It takes a village to make a book. Behind every great book is a slew of people who help make it great: artists, designers, editors, publicists.
I talked to Erica Finkel, one of the associate editors for the children’s department at Abrams. Erica Finkel grew up in Maryland and could often be found on the sidelines of her brother’s Little League games with a big stack of Nancy Drew books or anything by Madeleine L’Engle or Sharon Creech. She earned a BA in English Literature from Tufts University and taught English in a teeny town in France. After returning to the States and earning an MA in Publishing and Writing from Emerson College, she moved to New York to take a job at Abrams in 2010. She now works on a wide variety of projects from picture books through young adult novels, including Fraidyzoo (an ALA Notable Book), In My Heart (a USA Today bestseller), the Camp Rolling Hills series, and The Movie Version.
What’s the average day of an associate editor like?
That’s a tough one! I tend to describe my job by breaking it into three parts: acquisitions, working with authors, and office stuff. For acquisitions, I network with agents and foreign publishers, read manuscripts from them, and the ones I like I bring to our editorial meeting. If my publisher supports the project, I prepare a profit and loss statement and pitch it to the sales team, and hopefully make an offer! With the authors, I work with them first on big-picture edits and then very nit-picky edits. Then there’s the more day-to-day office stuff: drafting copy for sales and marketing (the copy that goes on flaps, sales sheets, galleys, etc.), working with design and production to make the physical book, attending production and marketing meetings, etc. An average day could be any number of those things!
How much time do you spend reading manuscripts? Editing? On social media? Eating chocolate?
To be honest, most of the reading and editing happens nights, weekends, and on my commute. But if I’m lucky I’ll squeeze in a quiet morning or afternoon somewhere. I need to be on social media more! It doesn’t come as naturally to me, but Twitter especially is great for kids books, and I love seeing what authors, agents, and publishers are up to. As for chocolate, let’s just say I keep a very well equipped snack drawer…
“I keep a very well equipped snack drawer.” @ericafinkel talks being an associate editor on @piquebeyond.
What’s the difference between your job as an associate editor vs Maggie Lehrman’s job as a senior editor? What about an assistant editor? What’s the difference in ranks like?
Good question! Editorial assistants and assistant editors support upper-level staff. For example, they might write a rough draft of an editor’s cover copy, or request costs from production for a certain special effect. But now that I’ve worked with the department for awhile, I work primarily on my own books. My job isn’t that different from Maggie’s, actually! I’d say the biggest difference is that a senior editor might be expected to work on more books per year.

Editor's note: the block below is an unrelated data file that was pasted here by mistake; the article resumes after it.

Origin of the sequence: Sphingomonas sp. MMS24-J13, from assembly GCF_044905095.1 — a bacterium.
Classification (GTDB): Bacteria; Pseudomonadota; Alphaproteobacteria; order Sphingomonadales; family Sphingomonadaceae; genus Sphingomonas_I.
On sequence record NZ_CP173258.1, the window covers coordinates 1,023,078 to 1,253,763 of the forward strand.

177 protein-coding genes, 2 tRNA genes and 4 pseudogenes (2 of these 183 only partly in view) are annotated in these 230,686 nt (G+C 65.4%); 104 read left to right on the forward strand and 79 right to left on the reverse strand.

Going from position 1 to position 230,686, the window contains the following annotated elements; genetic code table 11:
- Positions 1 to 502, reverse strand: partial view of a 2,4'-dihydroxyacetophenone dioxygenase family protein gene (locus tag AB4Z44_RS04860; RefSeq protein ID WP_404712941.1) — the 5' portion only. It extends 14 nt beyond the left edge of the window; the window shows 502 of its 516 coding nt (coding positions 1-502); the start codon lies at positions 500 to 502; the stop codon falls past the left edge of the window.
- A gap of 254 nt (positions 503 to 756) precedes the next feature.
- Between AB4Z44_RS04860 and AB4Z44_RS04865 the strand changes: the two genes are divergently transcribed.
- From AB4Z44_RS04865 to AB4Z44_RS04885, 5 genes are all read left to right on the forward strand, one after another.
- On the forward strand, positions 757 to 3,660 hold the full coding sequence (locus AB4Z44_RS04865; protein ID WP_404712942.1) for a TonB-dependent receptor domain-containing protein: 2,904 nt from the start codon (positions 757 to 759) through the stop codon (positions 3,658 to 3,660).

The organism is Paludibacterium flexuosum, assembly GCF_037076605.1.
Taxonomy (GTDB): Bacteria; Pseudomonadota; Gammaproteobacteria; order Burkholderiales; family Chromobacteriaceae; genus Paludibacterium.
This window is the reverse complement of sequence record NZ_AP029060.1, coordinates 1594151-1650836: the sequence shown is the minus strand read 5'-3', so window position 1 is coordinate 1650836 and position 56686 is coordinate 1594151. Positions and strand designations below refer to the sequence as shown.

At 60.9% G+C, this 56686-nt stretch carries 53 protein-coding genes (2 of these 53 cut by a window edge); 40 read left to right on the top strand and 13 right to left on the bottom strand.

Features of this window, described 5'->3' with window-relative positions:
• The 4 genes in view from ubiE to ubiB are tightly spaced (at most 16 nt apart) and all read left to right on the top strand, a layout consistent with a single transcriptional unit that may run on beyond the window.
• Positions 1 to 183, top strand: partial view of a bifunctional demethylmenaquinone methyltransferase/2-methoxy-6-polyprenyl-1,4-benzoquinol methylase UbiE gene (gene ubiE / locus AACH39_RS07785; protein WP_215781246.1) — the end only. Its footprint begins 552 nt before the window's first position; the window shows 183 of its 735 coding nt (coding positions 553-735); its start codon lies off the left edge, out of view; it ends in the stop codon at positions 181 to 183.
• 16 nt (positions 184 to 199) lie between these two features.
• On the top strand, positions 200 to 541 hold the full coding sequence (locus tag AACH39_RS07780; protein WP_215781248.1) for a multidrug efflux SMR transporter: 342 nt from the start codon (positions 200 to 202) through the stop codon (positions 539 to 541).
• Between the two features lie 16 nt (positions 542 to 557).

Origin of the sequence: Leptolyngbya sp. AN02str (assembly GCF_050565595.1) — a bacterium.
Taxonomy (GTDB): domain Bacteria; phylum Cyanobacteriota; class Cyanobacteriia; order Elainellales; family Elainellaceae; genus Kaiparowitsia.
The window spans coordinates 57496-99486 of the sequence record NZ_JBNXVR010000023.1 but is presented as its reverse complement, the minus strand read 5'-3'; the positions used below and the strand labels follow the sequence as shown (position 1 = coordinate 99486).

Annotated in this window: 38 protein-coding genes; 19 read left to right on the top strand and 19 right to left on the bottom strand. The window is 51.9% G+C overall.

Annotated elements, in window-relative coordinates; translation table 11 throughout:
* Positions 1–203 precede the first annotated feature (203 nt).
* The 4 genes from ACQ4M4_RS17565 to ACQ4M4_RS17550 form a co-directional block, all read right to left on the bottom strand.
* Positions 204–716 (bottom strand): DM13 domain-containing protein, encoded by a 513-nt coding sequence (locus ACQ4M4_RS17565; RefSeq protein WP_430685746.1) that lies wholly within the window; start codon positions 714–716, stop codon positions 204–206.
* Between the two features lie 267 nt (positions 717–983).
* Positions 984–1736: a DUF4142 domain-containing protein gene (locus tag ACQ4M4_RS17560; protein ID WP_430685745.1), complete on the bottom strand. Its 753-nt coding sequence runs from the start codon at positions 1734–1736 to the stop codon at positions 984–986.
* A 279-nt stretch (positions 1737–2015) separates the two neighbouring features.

When you’re not working, what is it you do for fun?
After all of this computer time, I love to find things to do that don’t involve screens! I go to yoga classes, sing in a choir, and cook elaborate wintery comfort foods. I like to craft—recently, embroidery is my jam. And of course, I like to read actual published books.
What advice would you give to people who may want to become editors?
Well, I went to grad school, which for me was the right choice. I needed a bit more vocational training and direction in my career, and I found both the classes (copyediting! InDesign!) and the internship opportunities immensely helpful. But I’m always careful to say that grad school is NOT required for publishing, so think very carefully about the time and money you’d put into it. A certificate course, night class, internship, or informational interview could also be a great way to get your foot in the door. And personally, I actually transferred to editorial from another department (managing editorial), when I decided this path was better for me. A horizontal move doesn’t work for everyone, but it’s worth being open to whatever opportunity comes your way and learning about different sides of the business.
What are some of your favorite books to have worked on recently? What books do you think people should have on their radars going forward?
So hard to choose — I love all my books! Some that are on the shelves now include the Camp Rolling Hills series, The Movie Version, and The Bear Report. For Spring 17, keep your eyes peeled for Skyfishing and The Last Thing You Said, and for Fall 17, A Taxonomy of Love, Sidetracked, and Alfie.
What else do you want people to know about being an associate editor?
While it’s not a 9-to-5 job, it’s super rewarding. Nothing beats getting back a much improved revision, or getting that starred review, or seeing a book you worked on displayed in a store. What a heart-glowy feeling!